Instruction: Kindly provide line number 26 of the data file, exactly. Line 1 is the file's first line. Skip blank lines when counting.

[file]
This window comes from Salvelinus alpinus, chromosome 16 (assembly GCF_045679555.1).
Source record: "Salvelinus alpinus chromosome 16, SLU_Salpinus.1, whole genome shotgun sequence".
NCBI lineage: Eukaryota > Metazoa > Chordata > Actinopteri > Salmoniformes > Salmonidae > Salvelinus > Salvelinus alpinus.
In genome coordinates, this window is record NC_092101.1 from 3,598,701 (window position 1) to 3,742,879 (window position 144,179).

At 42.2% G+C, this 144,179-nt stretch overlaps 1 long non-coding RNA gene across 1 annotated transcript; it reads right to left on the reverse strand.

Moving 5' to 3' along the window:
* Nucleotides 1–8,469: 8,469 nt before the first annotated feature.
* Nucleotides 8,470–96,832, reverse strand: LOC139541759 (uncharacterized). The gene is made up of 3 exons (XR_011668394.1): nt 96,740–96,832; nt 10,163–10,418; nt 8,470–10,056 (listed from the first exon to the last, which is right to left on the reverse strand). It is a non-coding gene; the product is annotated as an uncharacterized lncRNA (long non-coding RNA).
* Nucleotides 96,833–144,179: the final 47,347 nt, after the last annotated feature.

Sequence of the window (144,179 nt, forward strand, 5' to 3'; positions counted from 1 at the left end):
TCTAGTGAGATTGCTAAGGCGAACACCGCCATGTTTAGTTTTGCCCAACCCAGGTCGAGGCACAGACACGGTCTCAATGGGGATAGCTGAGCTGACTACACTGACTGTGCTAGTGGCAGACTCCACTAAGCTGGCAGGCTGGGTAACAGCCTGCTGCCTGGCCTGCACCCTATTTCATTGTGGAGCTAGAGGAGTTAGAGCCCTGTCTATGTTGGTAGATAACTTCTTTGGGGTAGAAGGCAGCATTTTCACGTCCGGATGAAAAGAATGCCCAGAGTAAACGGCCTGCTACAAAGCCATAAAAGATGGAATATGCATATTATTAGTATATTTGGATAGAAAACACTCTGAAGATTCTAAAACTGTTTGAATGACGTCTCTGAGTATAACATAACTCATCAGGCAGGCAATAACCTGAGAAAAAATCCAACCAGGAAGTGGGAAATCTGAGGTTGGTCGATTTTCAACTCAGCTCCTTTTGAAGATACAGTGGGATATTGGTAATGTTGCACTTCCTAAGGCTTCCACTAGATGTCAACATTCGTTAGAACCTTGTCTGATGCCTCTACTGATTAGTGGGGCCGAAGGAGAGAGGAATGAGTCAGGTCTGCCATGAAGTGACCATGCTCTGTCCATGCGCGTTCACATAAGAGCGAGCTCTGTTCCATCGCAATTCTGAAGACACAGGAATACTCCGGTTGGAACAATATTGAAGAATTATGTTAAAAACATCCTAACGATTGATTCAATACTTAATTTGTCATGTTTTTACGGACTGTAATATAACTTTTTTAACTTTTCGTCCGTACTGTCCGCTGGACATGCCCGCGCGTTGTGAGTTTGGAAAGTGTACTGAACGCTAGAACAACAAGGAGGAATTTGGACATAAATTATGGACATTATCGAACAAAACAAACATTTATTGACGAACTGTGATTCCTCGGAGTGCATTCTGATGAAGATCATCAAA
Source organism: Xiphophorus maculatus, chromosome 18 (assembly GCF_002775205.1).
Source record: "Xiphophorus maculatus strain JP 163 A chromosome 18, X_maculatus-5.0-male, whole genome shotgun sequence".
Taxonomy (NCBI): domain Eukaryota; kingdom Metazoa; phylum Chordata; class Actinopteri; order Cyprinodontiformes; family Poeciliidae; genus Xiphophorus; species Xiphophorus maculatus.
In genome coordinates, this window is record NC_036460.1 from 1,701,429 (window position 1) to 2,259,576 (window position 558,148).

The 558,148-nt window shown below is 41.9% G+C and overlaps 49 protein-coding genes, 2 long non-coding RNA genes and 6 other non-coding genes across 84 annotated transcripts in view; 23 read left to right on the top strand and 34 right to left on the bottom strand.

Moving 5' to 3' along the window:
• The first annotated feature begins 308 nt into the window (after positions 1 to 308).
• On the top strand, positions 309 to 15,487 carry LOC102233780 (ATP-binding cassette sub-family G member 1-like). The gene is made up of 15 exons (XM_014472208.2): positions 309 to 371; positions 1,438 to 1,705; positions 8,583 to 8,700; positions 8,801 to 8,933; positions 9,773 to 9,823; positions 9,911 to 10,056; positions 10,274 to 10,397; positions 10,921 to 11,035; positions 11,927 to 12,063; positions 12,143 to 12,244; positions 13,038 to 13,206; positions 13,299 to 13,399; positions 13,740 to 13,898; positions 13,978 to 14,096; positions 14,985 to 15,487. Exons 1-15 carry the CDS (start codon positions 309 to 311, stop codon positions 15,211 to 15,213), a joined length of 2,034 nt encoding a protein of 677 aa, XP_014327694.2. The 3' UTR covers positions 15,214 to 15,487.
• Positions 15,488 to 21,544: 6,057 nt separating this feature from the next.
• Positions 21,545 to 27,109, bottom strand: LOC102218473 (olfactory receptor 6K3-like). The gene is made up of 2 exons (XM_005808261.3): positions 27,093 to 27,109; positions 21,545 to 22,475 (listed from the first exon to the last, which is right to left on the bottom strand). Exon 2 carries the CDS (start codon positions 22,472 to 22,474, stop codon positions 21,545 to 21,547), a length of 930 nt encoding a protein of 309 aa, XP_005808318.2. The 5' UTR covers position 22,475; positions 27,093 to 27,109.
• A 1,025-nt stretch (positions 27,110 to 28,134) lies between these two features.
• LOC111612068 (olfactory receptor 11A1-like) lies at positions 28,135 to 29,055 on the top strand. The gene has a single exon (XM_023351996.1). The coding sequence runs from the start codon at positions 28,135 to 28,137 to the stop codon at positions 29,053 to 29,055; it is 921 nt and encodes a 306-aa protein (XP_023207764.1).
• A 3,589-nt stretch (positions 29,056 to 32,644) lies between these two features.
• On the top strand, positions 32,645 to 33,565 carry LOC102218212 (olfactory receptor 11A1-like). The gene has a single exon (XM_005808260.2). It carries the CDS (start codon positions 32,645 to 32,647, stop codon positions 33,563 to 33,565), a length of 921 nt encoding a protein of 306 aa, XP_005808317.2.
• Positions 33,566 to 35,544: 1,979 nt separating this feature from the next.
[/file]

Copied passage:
• Positions 33,566 to 35,544: 1,979 nt separating this feature from the next.